Have you pressed the red button recently? If so, was it for a programme or an advertisement? And was it worth the effort? Interactive television (iTV) is at something of a crossroads. Half the population now have access to it, and the BBC says about half of those use its interactive services each month.
Yet there is a danger that many of those who have tried iTV will have been so underwhelmed by the experience they may not bother again. Too often, there is no indication on the red button of what you’re going to get if you press it. There’s usually a long wait with a caption saying “loading” before you get there. And, when you do, it’s often less interesting than the live programme that you’ve left.
The warning signs are there. Last week, HSBC wrote to me saying it was about to close its TV banking service, which has been running for several years through Sky’s interactive system. From August 25, interactive banking with HSBC must be done via the internet or the telephone. The company said it hoped the closure wouldn’t inconvenience me. The truth is that the service itself was so inconvenient I’d used it only once – it was quicker to go down to the bank and print off a statement from the ATM.
Meanwhile, the BBC’s governors have pointed out that the use of the corporation’s interactive services has not kept pace with the growth in their availability. “The BBC needs to understand and change this trend if enhanced TV is to reach its full potential,” they said in the corporation’s annual report.
Yet at its best, iTV can offer genuine benefits. At the weekend, for instance, the red button could have enhanced your viewing of the BBC’s coverage of the First Night of the Proms (it provided programme notes, so you knew which of Holst’s Planets was which) or the Open golf (by giving you the leaderboard, and a choice of golfers to follow).
Unusually, there were labels on the red button (stating “programme notes” and “leaders”), enticing viewers to press it. And though it seems that little can be done about the lengthy wait, once you are in the interactive zone you don’t usually have to wait again.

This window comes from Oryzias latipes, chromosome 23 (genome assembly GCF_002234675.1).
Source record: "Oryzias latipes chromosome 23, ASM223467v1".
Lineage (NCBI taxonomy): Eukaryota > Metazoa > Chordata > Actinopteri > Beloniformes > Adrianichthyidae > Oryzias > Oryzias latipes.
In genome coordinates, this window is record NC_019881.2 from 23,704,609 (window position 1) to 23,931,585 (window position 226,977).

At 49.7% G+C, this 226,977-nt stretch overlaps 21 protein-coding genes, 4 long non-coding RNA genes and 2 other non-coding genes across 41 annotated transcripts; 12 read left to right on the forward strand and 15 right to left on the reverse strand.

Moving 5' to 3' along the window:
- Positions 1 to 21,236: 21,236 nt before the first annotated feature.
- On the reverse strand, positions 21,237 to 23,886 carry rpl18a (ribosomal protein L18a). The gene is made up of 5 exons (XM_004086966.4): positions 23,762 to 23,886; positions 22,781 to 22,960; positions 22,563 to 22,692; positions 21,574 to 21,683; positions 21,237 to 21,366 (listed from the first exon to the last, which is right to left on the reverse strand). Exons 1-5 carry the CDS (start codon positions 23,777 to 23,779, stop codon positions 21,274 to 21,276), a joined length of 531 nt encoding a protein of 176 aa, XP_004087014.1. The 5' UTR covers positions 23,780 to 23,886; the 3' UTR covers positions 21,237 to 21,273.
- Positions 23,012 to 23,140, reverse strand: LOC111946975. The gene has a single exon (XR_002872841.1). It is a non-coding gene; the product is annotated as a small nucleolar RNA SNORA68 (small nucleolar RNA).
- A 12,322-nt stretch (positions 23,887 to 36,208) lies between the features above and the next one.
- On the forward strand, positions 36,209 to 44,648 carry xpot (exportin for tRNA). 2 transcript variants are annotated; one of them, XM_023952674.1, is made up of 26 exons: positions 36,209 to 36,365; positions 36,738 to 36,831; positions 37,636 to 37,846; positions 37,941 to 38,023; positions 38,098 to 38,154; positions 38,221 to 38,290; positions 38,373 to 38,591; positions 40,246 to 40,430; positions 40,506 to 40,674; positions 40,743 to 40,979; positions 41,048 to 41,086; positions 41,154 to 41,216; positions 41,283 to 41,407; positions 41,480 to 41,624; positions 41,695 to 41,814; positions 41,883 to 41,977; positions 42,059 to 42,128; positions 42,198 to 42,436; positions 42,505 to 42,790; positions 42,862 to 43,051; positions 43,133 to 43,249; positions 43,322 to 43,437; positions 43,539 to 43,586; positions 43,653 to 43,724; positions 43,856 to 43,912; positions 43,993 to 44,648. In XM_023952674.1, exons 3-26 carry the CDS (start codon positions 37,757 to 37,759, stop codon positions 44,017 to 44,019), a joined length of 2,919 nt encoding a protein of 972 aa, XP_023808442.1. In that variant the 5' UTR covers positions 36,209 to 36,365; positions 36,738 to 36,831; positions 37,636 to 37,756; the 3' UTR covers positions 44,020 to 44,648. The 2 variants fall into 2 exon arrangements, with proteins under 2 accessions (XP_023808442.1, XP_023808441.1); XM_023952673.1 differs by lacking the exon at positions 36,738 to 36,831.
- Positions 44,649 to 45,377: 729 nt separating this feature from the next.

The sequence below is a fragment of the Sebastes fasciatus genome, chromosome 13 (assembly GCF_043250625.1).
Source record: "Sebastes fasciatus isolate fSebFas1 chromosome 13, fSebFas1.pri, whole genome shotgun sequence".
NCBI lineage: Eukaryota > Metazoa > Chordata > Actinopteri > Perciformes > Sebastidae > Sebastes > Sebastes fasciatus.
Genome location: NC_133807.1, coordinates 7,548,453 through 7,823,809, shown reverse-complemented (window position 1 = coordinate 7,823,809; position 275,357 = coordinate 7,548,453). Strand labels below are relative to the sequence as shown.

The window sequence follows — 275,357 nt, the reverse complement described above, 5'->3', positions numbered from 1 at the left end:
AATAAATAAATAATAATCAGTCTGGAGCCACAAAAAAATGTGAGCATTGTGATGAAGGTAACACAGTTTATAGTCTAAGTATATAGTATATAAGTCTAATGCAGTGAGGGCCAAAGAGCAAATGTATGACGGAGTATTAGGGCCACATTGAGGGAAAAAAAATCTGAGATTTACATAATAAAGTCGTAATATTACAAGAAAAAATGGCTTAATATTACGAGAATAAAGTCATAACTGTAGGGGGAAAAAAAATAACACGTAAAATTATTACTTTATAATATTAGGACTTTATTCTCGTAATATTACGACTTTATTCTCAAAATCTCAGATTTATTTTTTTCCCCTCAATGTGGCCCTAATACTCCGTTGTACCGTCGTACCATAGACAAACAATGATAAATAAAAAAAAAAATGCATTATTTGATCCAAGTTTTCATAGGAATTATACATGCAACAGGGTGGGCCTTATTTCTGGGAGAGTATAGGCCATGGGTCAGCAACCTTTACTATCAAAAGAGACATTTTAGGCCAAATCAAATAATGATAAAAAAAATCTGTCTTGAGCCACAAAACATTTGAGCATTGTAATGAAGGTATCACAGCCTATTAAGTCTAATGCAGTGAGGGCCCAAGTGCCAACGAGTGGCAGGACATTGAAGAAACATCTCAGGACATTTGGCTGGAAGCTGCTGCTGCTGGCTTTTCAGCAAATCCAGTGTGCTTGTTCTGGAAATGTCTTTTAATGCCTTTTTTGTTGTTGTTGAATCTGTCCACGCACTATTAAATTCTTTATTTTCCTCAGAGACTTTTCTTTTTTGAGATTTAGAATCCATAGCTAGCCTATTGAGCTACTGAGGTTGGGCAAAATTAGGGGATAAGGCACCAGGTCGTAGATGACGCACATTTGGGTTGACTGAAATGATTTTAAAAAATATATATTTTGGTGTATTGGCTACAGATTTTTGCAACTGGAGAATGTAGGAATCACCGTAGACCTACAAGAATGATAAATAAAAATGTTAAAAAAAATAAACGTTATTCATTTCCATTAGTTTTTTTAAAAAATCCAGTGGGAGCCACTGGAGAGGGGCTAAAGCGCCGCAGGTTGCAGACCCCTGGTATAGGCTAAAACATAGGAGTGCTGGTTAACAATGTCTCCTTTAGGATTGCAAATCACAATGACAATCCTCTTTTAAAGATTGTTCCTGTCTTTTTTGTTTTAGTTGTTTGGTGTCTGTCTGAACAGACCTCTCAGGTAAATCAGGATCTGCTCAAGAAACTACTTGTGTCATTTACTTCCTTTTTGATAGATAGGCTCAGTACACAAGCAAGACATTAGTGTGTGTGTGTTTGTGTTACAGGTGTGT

Meanwhile, Channel 4 was screening an interactive Honda ad, with eight minutes of video, featuring interviews and other content shot at the Motor Show. The ad was the first fruit of its deal with Zip Television, a pioneering interactive company which has signed up 11 blue-chip advertisers to test iTV advertising. Members include COI Communications, Procter & Gamble, Unilever and, as of last week, the first retailer, Woolworths.
Zip has now – after lengthy and tortuous negotiations – launched its own virtual TV channel, and last week it celebrated the fact with a launch at the top of the BT Tower. It’s a remarkable achievement to have persuaded so many large advertisers to invest in research in this way.
“The Zip TV channel is designed to allow advertisers to push the creative boundaries,” says Honda head of marketing Simon Thompson. “This is the first step in exploiting the creative potential of iTV and we will use these results to refine our future campaigns on the channel.”
Sadly, the event was overshadowed by the fact that Channel 4 is the only TV channel to have signed a contract with Zip so far, restricting the reach of the Honda ad and others planned by the consortium members. The other sales houses – Sky Media, ITV Sales and IDS – want to make sure they are indemnified in the unlikely event that an interactive advertisement should damage millions of set-top boxes. Zip insists there are indemnity arrangements in place – and Channel 4 is happy with that assurance. With the others, there is currently a stand-off.
It is to be hoped that the dispute is resolved, because such creative experimentation is sorely needed. Advertisers seem to be lagging behind programme-makers in finding original uses for interactive television.
Too often, when you press the red button during an ad break, you leave a glossy, highly crafted, entertaining piece of television and find yourself – after the interminable wait – in a much less creative environment, with clunky captions and press-the-button options offering a test drive or a brochure. Is it any wonder that many people scurry back to the familiar world of “real” television and resolve not to press the button again?
Zip managing partner Donna Barradale is keen to involve creative agencies in the process. “So far, this industry has been driven by media agencies, with interactive TV sold as a bolt-on commodity,” she says. “We want to unleash creatives’ freedom, making them realise they don’t have to be constrained by the 30-second commercial. In the interactive world, ads can last many minutes and we’re hoping the creatives will come up with some fantastic ideas.”
At the very least, they could label the red button so viewers know why they should bother to press it. Even if it’s only “Win a Prize!”.
Torin Douglas is media correspondent on BBC News